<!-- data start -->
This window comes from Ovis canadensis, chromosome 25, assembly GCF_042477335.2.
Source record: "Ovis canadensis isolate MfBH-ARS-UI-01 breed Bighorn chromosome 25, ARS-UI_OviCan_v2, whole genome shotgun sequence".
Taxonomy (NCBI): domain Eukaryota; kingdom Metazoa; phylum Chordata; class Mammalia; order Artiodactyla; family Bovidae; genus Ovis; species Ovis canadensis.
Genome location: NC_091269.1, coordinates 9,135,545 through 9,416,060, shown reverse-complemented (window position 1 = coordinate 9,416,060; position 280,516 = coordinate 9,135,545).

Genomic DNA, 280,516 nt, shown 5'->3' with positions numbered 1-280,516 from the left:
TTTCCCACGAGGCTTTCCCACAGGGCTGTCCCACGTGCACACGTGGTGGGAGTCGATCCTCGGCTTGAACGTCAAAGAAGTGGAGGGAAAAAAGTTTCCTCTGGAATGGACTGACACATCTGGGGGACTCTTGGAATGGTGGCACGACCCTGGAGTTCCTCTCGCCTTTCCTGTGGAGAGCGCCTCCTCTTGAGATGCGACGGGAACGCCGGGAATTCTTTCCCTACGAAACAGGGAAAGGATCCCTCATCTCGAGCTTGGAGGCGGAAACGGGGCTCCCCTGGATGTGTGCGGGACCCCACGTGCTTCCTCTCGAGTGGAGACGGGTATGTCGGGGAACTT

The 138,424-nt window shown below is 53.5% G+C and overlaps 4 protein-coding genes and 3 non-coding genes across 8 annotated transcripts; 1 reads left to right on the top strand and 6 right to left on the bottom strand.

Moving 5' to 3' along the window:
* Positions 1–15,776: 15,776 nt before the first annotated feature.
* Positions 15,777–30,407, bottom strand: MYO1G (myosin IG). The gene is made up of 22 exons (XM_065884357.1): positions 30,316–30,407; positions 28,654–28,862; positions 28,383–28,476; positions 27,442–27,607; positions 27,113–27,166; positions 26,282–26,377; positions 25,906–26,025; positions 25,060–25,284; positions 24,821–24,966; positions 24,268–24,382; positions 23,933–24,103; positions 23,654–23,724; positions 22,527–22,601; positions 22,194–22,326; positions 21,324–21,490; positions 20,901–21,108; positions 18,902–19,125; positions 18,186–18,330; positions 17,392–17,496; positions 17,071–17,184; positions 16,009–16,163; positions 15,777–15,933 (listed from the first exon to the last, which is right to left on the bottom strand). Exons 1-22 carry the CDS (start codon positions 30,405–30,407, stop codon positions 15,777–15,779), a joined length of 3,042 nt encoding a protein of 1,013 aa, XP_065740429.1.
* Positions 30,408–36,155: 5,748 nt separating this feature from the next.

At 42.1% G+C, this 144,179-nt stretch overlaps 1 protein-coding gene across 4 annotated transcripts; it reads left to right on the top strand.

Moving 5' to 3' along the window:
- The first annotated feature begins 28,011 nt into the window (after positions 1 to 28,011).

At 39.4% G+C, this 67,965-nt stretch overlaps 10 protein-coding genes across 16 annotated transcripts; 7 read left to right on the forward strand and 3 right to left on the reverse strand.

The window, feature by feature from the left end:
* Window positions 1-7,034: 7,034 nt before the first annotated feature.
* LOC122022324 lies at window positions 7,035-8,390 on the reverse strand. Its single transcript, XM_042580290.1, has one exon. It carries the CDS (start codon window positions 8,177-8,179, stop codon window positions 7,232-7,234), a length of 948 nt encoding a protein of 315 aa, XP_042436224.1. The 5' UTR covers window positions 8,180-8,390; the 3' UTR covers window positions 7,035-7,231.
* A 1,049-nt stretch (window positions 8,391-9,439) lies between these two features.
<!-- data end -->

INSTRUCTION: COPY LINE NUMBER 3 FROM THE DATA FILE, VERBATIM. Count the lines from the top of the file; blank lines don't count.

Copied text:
Taxonomy (NCBI): domain Eukaryota; kingdom Metazoa; phylum Chordata; class Mammalia; order Artiodactyla; family Bovidae; genus Ovis; species Ovis canadensis.